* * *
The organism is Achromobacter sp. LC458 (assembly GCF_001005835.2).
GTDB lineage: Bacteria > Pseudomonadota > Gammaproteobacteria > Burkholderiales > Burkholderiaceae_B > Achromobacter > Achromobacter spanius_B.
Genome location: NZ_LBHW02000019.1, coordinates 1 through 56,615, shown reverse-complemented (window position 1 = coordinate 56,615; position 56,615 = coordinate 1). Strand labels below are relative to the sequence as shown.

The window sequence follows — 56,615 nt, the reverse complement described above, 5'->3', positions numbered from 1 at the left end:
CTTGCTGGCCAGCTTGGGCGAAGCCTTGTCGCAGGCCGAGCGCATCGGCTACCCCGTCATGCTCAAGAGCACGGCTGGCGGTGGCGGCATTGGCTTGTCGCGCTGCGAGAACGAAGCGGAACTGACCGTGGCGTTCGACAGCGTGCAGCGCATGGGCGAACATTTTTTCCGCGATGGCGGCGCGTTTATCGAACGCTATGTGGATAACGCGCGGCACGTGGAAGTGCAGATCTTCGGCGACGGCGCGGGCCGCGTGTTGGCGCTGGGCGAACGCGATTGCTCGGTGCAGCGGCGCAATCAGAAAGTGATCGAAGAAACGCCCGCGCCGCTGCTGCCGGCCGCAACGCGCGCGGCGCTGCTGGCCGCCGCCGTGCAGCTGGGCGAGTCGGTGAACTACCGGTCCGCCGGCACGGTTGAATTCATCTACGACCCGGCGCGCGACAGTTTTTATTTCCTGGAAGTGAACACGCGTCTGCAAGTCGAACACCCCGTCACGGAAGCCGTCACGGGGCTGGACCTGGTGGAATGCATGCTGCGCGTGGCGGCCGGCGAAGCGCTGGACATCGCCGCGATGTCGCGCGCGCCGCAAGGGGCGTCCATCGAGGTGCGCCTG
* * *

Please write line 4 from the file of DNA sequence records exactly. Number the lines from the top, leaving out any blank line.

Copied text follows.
The window sequence follows — 56,615 nt, the reverse complement described above, 5'->3', positions numbered from 1 at the left end: